Is the interconnectedness or contagion theory a more accurate explanation for the 2008 financial crisis? At an AEI event on Friday, Hal Scott of Harvard University presented the findings of his recent paper, which argues that the financial crisis was caused by contagion stemming from perceived risk rather than the interconnectedness of large financial institutions. This contagion, said Scott, resulted in a breakdown of short-term funding networks that are crucial to the proper functioning of financial markets. Scott further characterized the Dodd-Frank Act as a costly measure that failed to address the contagion theory.
While panelists agreed that the contagion hypothesis was largely ignored in the wake of the financial crisis, they disagreed over whether financial legislation could address one theory without taking the other into account. Charles Calomiris of Columbia University emphasized the role information asymmetry played in exacerbating investor concerns over potential problems stemming from both interconnectedness and contagion.
On the issue of short-term funding, Douglas Diamond of the University of Chicago argued that existing regulation failed to meet the challenges of a potential liquidity crisis. While Scott said he considers expansion of insurance into the short-term markets a possible solution to these challenges, both David Skeel of the University of Pennsylvania and Diamond stressed the moral hazard costs of said expansion.
A new paper by Hal Scott of Harvard Law School — drawing on a close analysis of the Lehman Brothers and AIG cases — casts doubt on the validity of an idea that underlies the Dodd-Frank Act. The act is based on the notion that the failure of a large financial firm like Lehman could cause another systemic crisis because of the firm’s “interconnections” with other large firms. Accordingly, the act authorizes the Financial Stability Oversight Council to designate large banks and nonbank financial institutions as “systemically important” because of their interconnections with others, and subjects them to stringent new regulation by the Federal Reserve. The Fed, in turn, has proposed a regulation that would limit interconnections among these large financial firms. Scott, however, shows that interconnections were not responsible for the chaos that followed the Lehman bankruptcy.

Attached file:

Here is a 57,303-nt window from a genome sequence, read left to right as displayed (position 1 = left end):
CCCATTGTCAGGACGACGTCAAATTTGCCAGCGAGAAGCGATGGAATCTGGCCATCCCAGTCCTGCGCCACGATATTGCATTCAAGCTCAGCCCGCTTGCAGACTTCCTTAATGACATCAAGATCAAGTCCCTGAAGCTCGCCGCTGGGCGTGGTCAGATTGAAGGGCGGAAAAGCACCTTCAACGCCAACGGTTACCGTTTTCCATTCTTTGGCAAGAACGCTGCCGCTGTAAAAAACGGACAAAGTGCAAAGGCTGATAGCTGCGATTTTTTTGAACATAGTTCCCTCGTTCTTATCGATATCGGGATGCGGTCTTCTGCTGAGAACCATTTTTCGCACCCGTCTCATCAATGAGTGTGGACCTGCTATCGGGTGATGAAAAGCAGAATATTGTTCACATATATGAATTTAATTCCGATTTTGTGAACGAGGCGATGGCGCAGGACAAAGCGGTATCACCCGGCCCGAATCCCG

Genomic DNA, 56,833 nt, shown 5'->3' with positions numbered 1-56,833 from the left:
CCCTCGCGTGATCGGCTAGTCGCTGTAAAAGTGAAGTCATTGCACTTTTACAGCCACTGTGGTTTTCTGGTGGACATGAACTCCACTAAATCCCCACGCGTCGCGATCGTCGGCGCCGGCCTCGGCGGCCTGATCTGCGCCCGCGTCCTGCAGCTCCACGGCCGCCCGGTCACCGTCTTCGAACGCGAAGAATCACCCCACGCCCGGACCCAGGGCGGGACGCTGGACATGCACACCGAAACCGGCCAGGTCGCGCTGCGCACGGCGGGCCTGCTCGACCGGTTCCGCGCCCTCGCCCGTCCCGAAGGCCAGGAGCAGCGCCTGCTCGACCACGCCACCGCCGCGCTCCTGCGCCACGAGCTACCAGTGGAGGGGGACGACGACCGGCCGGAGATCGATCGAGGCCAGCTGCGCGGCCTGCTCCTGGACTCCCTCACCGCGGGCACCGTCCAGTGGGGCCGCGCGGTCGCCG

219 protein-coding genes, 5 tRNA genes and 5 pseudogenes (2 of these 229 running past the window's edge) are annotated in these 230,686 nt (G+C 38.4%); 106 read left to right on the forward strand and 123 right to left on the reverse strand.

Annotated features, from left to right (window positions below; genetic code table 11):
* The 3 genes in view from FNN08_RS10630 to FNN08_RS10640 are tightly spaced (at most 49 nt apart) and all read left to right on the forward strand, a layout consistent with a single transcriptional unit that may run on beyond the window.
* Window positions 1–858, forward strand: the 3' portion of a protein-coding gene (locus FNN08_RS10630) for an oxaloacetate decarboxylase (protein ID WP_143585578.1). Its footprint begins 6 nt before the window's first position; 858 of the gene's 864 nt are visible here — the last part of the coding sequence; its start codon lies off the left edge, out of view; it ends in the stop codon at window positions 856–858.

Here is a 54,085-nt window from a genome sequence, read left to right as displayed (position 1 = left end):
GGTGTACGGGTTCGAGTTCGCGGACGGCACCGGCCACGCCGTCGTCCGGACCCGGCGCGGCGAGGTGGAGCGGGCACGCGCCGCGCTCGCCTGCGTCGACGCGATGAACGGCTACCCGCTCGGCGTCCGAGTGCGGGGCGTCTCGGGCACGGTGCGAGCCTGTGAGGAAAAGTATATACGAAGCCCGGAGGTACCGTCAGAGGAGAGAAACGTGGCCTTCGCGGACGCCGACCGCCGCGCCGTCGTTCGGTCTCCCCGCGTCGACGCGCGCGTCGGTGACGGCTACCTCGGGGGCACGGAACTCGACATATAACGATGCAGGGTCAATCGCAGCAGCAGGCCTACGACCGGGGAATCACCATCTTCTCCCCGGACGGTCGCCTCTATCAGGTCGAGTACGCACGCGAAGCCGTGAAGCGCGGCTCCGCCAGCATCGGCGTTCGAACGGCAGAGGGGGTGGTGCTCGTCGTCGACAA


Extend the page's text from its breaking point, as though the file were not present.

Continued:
Instead, Scott suggests that “contagion” — the tendency for runs to develop among firms that rely on short-term funding — is a better explanation for what happened in the 2008 financial crisis. The Dodd-Frank Act, he argues, would be more effective if it focused on preventing run-like behavior rather than imposing new and restrictive regulation on individual institutions. This conference will examine the Scott paper and its implications for the Dodd-Frank Act.
If you are unable to attend, we welcome you to watch the event live on this page. Full video will be posted within 24 hours.